- Computational chemistry
- Environmental chemistry
- Forensic analysis
- Inorganic chemistry
- Materials chemistry
- Medicinal chemistry
- Polymer chemistry
Our academic staff
See a full list of all our academic staff within the Department of Chemistry.
The laboratories are well-equipped with state-of-the-art instrumentation and support from excellent technical staff.
Applicants are expected to hold a first or upper-second class degree in a relevant discipline (or equivalent overseas qualification), or a lower second plus a good Masters degree (distinction normally required).
View entry requirements by country
English language requirements
IELTS Academic: 6.5 or above (or equivalent) with 6.0 in each individual category.
View the other English language qualifications that we accept.
If you do not currently meet the level required for your programme, we offer intensive pre-sessional English language courses, designed to take you to the level of English ability and skill required for your studies here.
Selection is based on applicants meeting the expected entry requirements, assessment of application, successful interview and suitable references where required.
Students are initially registered for a PhD with probationary status and, subject to satisfactory progress, subsequently confirmed as having PhD status.
For fees payable in 2020/1, these will increase by 4 per cent, rounded up to the nearest £100 for subsequent years of study. Any start date other than October will attract a pro-rata fee for that year of entry (75 per cent for January, 50 per cent for April and 25 per cent for July).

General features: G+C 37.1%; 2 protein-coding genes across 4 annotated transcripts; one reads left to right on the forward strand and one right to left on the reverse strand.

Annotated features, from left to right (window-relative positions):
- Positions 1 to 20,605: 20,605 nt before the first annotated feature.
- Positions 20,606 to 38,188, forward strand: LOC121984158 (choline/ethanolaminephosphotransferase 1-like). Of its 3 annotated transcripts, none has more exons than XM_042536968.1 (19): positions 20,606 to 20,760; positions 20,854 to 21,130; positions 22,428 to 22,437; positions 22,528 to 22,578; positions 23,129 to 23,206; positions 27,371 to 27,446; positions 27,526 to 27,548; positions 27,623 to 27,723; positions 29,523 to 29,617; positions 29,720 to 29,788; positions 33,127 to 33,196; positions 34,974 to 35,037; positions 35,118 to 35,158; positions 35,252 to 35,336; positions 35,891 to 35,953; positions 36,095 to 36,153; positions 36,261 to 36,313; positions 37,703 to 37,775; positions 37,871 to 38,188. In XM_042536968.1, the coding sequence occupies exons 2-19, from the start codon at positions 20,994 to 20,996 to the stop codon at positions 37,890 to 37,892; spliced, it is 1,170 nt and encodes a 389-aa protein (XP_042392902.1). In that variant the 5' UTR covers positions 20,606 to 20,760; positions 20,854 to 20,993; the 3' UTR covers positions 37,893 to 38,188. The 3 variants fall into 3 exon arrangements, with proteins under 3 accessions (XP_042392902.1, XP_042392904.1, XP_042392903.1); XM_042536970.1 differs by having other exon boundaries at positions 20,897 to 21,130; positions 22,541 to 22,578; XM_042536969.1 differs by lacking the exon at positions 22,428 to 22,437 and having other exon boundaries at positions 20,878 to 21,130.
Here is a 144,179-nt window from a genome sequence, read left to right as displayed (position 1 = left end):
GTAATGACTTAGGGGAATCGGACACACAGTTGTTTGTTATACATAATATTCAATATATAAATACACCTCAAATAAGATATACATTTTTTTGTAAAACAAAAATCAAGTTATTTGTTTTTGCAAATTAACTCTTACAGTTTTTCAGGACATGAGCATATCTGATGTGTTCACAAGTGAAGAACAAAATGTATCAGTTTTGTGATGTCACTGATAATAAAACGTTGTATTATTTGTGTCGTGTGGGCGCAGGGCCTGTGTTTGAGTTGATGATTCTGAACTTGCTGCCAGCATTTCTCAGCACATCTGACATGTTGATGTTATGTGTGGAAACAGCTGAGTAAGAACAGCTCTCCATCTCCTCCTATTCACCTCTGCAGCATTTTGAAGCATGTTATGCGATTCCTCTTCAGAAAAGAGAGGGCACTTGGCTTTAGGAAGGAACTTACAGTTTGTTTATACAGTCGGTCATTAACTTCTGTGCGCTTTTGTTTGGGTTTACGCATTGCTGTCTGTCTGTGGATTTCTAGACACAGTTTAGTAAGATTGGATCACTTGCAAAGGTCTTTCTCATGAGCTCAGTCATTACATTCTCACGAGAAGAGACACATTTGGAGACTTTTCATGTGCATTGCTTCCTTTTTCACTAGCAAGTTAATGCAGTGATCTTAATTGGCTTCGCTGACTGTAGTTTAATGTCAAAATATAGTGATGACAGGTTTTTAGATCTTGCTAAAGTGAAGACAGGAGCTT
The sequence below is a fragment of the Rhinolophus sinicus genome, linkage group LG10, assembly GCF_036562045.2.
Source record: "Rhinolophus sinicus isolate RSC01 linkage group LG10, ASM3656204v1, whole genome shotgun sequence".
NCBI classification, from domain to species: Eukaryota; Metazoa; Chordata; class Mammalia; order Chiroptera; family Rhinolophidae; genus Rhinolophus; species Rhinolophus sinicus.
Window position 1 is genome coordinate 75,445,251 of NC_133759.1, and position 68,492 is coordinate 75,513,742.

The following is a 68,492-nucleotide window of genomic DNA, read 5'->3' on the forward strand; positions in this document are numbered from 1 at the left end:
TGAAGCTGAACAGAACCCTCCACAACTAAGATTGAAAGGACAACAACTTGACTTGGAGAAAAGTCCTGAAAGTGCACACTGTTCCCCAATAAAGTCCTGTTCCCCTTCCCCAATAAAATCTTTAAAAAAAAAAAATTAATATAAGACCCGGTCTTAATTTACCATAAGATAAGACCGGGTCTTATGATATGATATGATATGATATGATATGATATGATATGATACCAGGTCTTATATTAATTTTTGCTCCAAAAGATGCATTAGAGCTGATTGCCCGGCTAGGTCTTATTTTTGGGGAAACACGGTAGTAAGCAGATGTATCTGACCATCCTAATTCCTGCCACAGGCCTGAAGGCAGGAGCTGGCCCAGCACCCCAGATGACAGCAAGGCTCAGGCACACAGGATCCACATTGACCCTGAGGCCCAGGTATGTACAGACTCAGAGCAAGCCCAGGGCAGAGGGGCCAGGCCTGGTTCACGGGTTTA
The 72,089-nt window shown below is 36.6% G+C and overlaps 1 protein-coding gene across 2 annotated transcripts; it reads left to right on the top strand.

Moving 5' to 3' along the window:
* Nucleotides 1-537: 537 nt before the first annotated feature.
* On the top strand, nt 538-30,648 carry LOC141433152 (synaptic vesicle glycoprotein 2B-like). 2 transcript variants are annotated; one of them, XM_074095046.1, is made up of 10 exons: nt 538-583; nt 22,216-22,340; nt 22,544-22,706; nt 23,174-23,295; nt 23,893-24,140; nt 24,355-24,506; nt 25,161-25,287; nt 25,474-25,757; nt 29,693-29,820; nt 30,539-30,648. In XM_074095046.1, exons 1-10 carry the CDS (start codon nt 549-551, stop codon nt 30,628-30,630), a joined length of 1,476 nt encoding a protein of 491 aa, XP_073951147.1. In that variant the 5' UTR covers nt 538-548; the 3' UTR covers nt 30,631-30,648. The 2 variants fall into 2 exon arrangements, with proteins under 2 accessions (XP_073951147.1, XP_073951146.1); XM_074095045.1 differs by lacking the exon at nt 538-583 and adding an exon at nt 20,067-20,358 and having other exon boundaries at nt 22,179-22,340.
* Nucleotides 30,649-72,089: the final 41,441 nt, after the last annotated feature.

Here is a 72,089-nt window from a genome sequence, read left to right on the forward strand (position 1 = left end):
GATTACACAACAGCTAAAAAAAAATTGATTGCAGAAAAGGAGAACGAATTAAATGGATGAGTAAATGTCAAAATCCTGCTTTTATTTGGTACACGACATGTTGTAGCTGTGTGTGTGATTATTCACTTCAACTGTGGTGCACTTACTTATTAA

Overseas students applying for 2020 entry should note that annual fees will rise by 4% rounded up to the nearest £100.
There are additional costs that you can expect to incur when studying at Surrey. Find out more.
Biodegradable polymers: New directions in controlled radical ring-opening polymerisation
This call is for self-funded students. However, excellent candidates will be encouraged to apply for a doctoral college studentship award which covers living cost (£15,009 per year), tuition fees, and bench fees for 3 years. Available from: October 2019 Applications accepted all year round
Find out more
Code of practice for research degrees
Surrey’s postgraduate research code of practice sets out the University's policy and procedural framework relating to research degrees. The code defines a set of standard procedures and specific responsibilities covering the academic supervision, administration and assessment of research degrees for all faculties within the University.
Download the code of practice for research degrees (PDF).
Terms and conditions
When you accept an offer of a place at the University of Surrey, you are agreeing to comply with our policies and regulations, and our terms and conditions. These terms and conditions are provided in two stages: first when we make an offer and second when students who have accepted their offers register to study at the University. View our offer terms and conditions and our generic registration terms and conditions (PDF) as a guide as to what to expect.
Please note: our offer terms and conditions will be available in the September of the calendar year prior to the year in which you begin your studies. Our registration terms and conditions will vary to take into account specifics of your course.
This online prospectus has been prepared and published in advance of the academic year to which it applies. The University of Surrey has used its reasonable efforts to ensure that the information is accurate at the time of publishing, but changes (for example to course content or additional costs) may occur given the interval between publishing and commencement of the course. It is therefore very important to check this website for any updates before you apply for a course with us. Read more.